Ian Burrell: Strictly scandalous – Beeb short-changes viewers again

Share
Related Topics

"What is the point in having a public phone-in if the popular ones get pressured off anyway? They may as well just let the judges decide," commented contributor DgembaDgemba on the website Digital Spy yesterday after John Sergeant's abrupt departure from BBC1's
Strictly Come Dancing.

Sergeant's decision to quit the Saturday night prime-time show has, once again, thrown into confusion the whole notion of viewer participation in British television. Just as after the premium rate phone-in scandals of last year, audiences have been left feeling short-changed, their text votes contemptuously disregarded.

No one would argue that Sergeant is any twinkle-toes. Four years older than Mikhail Baryshnikov, he displays all the mobility of Lloyd Scott, the London Marathon contestant who chooses to run in a deep sea diving costume. But that's not the point. The public voted for the former BBC and ITN political editor to be allowed to carry on dancing.

Instead of respecting that decision, the BBC apparently encouraged a furious and very public backlash against the public vote by the judges. "Insiders" for the show briefed the tabloids on how much anger there was behind the scenes that Sergeant had not been given his marching orders.

Judge Arlene Phillips was said to be livid that the actress Cherie Lunghi had been made to quit in favour of the journalist. "Arlene thinks it's a joke that John is still in it. It's ridiculous that Cherie had to leave as she's a much better dancer," the insider told the Daily Mirror. Similar claims were made of the head judge, Len Goodman, who reportedly thought the public vote for Sergeant "makes a mockery of the competition".

Viewers were yesterday scratching their heads at the apparent pomposity of a show that is intended as light entertainment and best known for having uncovered the fact Natasha Kaplinsky can perform a creditable rumba and Mark Ramprakash can do a decent salsa.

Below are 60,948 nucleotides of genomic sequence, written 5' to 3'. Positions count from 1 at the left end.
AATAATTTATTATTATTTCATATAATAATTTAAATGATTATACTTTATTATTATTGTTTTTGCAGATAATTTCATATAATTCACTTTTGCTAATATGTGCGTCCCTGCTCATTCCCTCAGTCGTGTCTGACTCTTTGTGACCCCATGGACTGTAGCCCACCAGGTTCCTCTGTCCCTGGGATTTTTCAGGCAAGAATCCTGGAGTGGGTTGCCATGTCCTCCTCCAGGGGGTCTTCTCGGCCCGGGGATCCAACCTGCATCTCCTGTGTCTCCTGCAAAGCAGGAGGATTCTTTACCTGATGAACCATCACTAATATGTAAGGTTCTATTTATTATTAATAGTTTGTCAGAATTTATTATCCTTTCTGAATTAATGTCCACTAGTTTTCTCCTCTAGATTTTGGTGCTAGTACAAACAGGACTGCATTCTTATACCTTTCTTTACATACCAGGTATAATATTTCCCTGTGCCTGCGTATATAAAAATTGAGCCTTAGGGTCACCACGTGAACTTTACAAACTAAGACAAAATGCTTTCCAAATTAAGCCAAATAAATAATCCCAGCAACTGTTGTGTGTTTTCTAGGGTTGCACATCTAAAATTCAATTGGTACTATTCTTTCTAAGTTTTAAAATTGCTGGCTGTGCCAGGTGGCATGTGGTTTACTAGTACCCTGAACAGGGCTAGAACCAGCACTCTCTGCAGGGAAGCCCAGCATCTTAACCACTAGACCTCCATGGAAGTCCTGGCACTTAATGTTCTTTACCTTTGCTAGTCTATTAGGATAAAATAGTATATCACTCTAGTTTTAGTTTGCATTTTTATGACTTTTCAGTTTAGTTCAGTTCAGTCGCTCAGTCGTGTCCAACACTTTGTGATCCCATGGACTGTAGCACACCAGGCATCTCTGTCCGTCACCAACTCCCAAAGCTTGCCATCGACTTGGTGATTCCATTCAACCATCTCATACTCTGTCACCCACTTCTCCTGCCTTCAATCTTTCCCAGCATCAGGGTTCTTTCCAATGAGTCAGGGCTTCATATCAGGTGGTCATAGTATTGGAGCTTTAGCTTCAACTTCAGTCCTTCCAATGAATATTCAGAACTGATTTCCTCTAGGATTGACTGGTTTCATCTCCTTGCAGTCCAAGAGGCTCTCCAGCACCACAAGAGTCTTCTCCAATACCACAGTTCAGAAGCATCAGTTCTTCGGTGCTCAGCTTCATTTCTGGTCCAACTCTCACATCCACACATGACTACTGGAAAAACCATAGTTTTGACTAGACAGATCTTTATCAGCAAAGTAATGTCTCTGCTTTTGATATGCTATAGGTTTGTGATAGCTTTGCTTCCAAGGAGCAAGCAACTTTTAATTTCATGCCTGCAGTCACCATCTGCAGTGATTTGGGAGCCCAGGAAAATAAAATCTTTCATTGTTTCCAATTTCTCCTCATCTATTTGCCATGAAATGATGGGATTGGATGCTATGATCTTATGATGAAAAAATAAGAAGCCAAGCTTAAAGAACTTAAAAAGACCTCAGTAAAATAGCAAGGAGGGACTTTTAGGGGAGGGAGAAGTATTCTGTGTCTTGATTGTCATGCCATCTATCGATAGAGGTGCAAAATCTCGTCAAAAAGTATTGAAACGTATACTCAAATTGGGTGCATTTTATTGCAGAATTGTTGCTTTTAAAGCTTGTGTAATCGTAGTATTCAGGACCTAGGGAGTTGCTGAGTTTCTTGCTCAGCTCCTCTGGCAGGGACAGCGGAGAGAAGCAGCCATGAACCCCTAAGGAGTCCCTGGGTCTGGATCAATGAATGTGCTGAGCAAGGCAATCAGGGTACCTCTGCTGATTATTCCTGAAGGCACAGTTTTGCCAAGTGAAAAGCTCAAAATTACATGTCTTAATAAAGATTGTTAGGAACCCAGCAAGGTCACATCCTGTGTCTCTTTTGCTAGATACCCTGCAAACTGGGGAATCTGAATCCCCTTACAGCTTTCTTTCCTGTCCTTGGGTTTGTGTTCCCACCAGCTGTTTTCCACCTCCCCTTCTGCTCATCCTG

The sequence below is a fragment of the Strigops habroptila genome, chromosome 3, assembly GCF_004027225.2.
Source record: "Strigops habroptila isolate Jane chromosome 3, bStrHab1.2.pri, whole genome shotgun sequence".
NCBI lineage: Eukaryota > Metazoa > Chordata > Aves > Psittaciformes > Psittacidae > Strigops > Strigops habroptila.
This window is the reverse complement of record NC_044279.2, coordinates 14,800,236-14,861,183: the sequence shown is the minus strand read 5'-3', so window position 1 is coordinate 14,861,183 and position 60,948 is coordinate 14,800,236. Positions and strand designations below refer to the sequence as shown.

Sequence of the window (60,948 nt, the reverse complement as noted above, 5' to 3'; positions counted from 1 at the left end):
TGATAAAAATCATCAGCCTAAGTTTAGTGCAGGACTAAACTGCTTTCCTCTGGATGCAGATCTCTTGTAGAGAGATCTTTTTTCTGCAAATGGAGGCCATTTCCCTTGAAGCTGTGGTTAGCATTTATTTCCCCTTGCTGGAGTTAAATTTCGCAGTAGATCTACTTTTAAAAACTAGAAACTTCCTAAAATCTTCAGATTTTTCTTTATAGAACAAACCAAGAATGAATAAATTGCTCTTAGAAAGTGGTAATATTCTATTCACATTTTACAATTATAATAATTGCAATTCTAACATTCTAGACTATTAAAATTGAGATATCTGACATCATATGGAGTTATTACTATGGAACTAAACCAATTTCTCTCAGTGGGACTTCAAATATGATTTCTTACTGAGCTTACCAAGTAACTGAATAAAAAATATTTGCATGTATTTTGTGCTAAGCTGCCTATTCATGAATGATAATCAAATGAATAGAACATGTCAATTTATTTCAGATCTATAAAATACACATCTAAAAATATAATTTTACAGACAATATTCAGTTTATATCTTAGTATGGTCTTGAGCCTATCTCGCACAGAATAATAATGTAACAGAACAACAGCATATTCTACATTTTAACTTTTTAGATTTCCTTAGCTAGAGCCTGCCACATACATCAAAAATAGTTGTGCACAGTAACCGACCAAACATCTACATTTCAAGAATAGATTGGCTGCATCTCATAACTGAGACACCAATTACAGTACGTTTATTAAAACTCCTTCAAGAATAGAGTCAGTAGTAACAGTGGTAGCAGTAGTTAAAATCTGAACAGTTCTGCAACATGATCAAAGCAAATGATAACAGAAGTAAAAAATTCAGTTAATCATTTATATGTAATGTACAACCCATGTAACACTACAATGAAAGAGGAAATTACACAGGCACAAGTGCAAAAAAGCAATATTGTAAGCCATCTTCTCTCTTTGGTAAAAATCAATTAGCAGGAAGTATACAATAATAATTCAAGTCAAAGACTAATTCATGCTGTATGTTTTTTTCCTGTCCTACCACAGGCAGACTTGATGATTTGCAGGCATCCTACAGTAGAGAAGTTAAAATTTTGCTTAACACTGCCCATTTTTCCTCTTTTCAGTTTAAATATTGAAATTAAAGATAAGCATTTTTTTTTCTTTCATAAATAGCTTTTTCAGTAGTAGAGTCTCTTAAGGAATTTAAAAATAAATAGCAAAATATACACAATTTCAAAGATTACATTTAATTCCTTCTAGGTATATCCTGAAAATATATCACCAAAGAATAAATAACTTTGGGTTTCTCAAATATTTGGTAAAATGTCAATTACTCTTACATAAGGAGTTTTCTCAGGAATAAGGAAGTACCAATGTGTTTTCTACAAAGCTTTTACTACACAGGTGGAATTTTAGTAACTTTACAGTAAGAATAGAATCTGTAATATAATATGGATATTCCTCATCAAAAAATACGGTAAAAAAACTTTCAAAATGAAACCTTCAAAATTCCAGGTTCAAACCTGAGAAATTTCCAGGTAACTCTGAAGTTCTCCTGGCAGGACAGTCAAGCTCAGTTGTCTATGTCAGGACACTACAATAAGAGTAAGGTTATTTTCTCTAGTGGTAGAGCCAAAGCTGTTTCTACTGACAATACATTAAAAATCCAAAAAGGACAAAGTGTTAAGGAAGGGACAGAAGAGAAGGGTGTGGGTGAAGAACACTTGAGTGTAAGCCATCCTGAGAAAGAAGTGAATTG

"Now that they've taken the show so seriously it makes them look so incredibly pretentious and appear to be trying to make out this show is a somehow worthy exercise in exploring the art of dance," fumed one online respondent. "Forgetting it's supposed to be about entertaining the public and giving them what they want to watch on a Saturday night."

The problem with Strictly Come Dancing, according to David Wood, of Broadcast magazine, is that the BBC was determined it would be a bona fide talent contest, awarding genuine dancing merit and – most importantly – fulfilling the corporation's public service broadcasting credentials and thus justifying the licence fee.

The problem was that those paying their £139.50 for a licence were not considered worthy arbiters of dance-floor talent.

"When things go off message the BBC really can't stand it," said Wood. "They've got rid of John Sergeant because it was becoming untenable for the show to operate within the guidelines that had been set out for it editorially."

He contrasted Strictly Come Dancing with the ITV show I'm a Celebrity... Get Me Out of Here! which he said was a straightforward "popularity contest" rather than an assessment of the contestants' grace and technical ability.

The BBC was at pains to make clear it had not forced out Sergeant, a battle-hardened veteran of the Westminster lobby who many times locked horns with Margaret Thatcher. Jay Hunt, the BBC One Controller, said: "John has told us of his plans to leave and we are very sad to see him go."

The BBC allowed a situation to grow in which Sergeant, despite saying that "it was always my intention to have fun on the show and I was hoping to stay in as long as possible", felt that he was so unwanted, he'd had enough.

In effect, the public wish has been overruled, just like when it was confirmed last year that BBC staff had disregarded a phone vote to name a Blue Peter cat Cookie, calling it Socks instead.

It seems that the BBC cannot bring itself to trust the public. The corporation remains desperate to encourage audience participation, conscious that such interactivity ticks boxes in terms of its public service role. Yet it seems that those viewer contributions achieve nothing, except to add a few pennies to the coffers of the mobile phone companies.

React Now

Latest stories from i100